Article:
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An overview of VMware snapshots and how to manage them

In a VMware environment, you can use a snapshot to save a short-term image of a VM prior to patches or upgrades. However, too many snapshots can cause performance issues.

A VMware snapshot takes a copy of a VM's disk file. They provide a change log for a virtual disk, and you can use them to restore a VM to a specific state at a specific point in time, which is particularly useful after a failure or system error.

You can use VMware snapshots as temporary backups during upgrades and patches. So, when problems arise, you can easily revert a VM to its snapshot state, and even automate snapshot management -- creation, reversion and removal -- using PowerCLI.

Snapshots alone do not provide adequate backup capabilities in the long term, however. You have to also ensure you manage the snapshots of your VM disk files carefully, as they can eat up significant storage resources.

What are VMware snapshots?

A VMware snapshot is essentially a short-term image of a VM that preserves the power state and data files -- such as disks, memory and virtual network interface cards -- of that VM at a specific time. You can create or delete snapshots, and decide who else has the ability to do so, via the vSphere management client, the ESX service console or the vSphere command-line interface (CLI). By default, the owner of a VM can create a snapshot of that VM, but usually only a system admin can delete snapshots.

VMware supports a maximum number of 32 snapshots in a chain but doesn't recommend having much more than two or three or keeping them for longer than 72 hours, because snapshots can eat up storage resources and snapshot files only grow over time.

How to use snapshots

Snapshots protect in the event of an error or failure so you can easily revert to the prior state of a VM.

You can manage your snapshots via the vSphere Client by connecting to either an ESX server or vCenter Server. When you revert back to a snapshot, the system discards the current disk and memory states, and the VM to which the snapshot corresponds reverts to the state at which the snapshot was taken. This becomes the parent snapshot.

When you choose Revert to Snapshot via the vSphere Client or Snapshot Manager, it simply reverts to the most recent snapshot you took. If you want to revert to an older snapshot, use Snapshot Manager and select Go To to select the specific snapshot you want to revert to.

Manage VMware snapshots
You can manage snapshots via VMware Snapshot Manager. From this interface, you can revert to or delete the snapshots you have taken.

Snapshots vs. backups

Although both preserve the state of a VM, snapshots and backups are not equal. You should avoid using snapshots as backups for a few reasons.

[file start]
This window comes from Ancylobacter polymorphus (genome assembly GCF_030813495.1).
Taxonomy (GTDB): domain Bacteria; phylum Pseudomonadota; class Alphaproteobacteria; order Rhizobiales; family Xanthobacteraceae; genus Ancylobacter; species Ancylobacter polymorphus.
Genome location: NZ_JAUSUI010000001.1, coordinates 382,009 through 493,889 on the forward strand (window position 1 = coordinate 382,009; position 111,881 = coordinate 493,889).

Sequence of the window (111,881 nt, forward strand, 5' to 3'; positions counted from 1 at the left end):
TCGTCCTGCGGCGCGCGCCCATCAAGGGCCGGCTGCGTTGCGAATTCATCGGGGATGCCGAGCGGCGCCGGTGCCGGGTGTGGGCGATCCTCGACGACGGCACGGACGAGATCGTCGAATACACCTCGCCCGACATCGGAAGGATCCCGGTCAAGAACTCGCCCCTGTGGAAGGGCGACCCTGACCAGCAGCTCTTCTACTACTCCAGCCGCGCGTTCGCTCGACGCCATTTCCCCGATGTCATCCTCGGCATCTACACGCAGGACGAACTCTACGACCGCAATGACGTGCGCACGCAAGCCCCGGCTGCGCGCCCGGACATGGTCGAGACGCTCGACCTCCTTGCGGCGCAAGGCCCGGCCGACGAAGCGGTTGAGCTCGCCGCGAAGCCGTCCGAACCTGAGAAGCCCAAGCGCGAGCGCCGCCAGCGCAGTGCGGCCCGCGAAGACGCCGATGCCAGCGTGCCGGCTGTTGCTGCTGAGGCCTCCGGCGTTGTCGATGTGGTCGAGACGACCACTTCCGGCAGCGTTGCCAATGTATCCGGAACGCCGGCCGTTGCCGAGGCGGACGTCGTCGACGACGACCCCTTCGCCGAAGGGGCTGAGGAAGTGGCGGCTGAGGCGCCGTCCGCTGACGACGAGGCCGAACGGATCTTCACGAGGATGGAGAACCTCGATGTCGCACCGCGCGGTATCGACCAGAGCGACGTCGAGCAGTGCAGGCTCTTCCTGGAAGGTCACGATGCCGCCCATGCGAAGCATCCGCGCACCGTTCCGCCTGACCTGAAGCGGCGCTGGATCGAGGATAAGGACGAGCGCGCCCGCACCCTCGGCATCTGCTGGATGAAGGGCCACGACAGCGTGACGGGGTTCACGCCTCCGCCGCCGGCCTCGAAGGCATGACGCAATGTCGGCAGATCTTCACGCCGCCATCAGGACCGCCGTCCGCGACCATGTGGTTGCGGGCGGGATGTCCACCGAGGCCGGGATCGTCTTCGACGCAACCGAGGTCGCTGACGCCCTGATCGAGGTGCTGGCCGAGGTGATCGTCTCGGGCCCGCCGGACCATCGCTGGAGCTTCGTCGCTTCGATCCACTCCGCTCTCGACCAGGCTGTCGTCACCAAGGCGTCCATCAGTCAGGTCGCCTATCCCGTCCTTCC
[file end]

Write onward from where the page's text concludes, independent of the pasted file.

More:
Snapshots work well for making short-term copies of VMs, but the longer you keep them, the more disk space they take up on your data stores. Once you run out of data store space, VMs begin to shut down and stop working. Merging snapshot data back to an original disk also negatively affects VM performance, and VMware's Fault Tolerance feature doesn't support snapshots.

For long-term protection and better disaster recovery preparation, use backups instead of snapshots. Snapshots work best in the short term during upgrade or patch processes.

Automate snapshot management

You can automate snapshot management with PowerCLI. Use three cmdlets to create, revert to and delete snapshots.

Create a VMware snapshot
To create a VMware snapshot, use the vSphere management client, the ESX service console or the vSphere CLI. This preserves an image with the power state and data files of a specific VM intact that you can later revert to if you require it.

Use the cmdlet New-Snapshot to create a new snapshot. Fill out the Name and Description fields to define what you want to name the snapshot as well as its function. Apply the -VM parameter to denote which VM you want to take the snapshot of. You can also apply the Where-Object cmdlet and use the Guest property to filter for specific VMs.

To delete snapshots with PowerCLI, use the Remove-Snapshot cmdlet. You can apply the -RemoveChildren parameter as well to ensure that the children of the snapshot are also removed.

To use PowerCLI to revert to a snapshot, use one of two cmdlets: Set-VM with the -Snapshot parameter, or Get-Snapshot. However, don't often use PowerCLI to revert to a snapshot outside of testing purposes.

Drawbacks to using snapshots

Holding onto too many snapshots or holding onto snapshots for too long can cause performance issues in your environment. These include low VM performance, corrupted VMs, and loss of data store space and requirements for disk consolidation.

To avoid issues, closely monitor your vSphere environment. To check whether you have any VMs with snapshots currently running, connect your vCenter Server to your vSphere Web Client and navigate to the Virtual Machines tab. Right-click the column title and click Show/Hide Columns, then click the Needs Consolidation column to find a list of VMs with snapshots. You can either consolidate these snapshots or remove them.

You can also use the Windows application RVTools to gather information about your VMs and ESXi hosts and track which VMs have snapshots.

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